Immediately after the close of the war and return home of the father, the family moved to Grantville, a small settlement a few miles east of Topeka, Kansas. They embarked in a boat down the Ohio river to Cairo, thence via the Missouri river to Kansas City, where they left the boat and were taken by an ox team to their new home at Grantville. This was in 1865. The family remained there until 1870, when they moved to Chautauqua county, then Howard county, Kansas. There was a small settlement at Cedar Vale. Mr. Adams' father with two brothers-in-law settled on the creek, now known as Grant creek. This creek was named by his father, as he was a great admirer of General Grant. The three men started log cabins together, but his father had the roof on his cabin first, as he was the only married man, the others helped in finishing it first so he could move his family from Grantville. At the outbreak of the civil war, Clarence Adams was two years old, and when they came to Kansas he was six years old. In 1876 the family moved to Texas, remaining there for five years, during which time Mr.Adams became of age and pre-empted 160 acres of land in Young County, Texas, alongside 160 acres homesteaded by his father.

In 1881 the family sold their Texas holdings and moved to Gunnison, Colorado, in two covered wagons, one of which was driven by Clarence. After arriving in Gunnison, he secured employment from the late A. W. Mergelman, who lived near Iola. He herded cattle for one season out on north Beaver creek. After this he secured employment in the Denver, South Park & Pacific railroad shops in Gunnison. He was later made a fireman on the freight trains between Gunnison and Denver, later became an engineer, remaining with the railroad until it ceased operation west of Buena Vista.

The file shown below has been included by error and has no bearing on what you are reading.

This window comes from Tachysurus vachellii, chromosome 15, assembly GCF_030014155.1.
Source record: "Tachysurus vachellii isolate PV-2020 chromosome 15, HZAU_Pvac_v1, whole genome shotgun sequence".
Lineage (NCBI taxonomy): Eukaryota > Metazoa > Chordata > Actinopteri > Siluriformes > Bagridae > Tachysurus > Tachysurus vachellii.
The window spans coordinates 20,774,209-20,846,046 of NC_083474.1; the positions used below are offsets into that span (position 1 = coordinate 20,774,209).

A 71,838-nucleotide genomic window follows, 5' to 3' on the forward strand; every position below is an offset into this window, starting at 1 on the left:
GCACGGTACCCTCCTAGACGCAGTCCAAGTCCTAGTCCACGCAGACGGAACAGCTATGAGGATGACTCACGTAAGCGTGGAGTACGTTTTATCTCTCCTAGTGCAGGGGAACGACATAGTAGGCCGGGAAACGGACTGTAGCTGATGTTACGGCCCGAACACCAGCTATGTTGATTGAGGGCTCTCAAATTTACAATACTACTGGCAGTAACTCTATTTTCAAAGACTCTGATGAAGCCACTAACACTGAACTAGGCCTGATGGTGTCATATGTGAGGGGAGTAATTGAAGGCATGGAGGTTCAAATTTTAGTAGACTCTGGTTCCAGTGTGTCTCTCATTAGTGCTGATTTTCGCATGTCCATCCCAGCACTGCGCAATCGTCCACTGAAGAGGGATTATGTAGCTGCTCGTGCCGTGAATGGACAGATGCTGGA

Upon his return to Gunnison, after leaving the railroad employ, he purchased the furniture and undertaking business from his brother-in-law, S. J. Miller, went to Denver and took an embalmer's course and became a licensed undertaker and embalmer. Although he had been in failing health for some time, he was able to be at his store constantly until the last few weeks, since which time he has been confined to his bed.

Mr. Adams was a deep thinker and kept up to date in political and social matters. He was a man of sterling integrity and strong convictions. On July 15, 1891, Clarence Adams was married to Miss Ethel Miller, daughter of a pioneer family, the late Lowell F. Miller and Mrs. Alice Miller. To the union two daughters were born, Vera, who became the wife of Dr. John C. Johnson, and Alta, now the wife of A. E. Winslow of Gunnison. Vera Johnson died some years ago.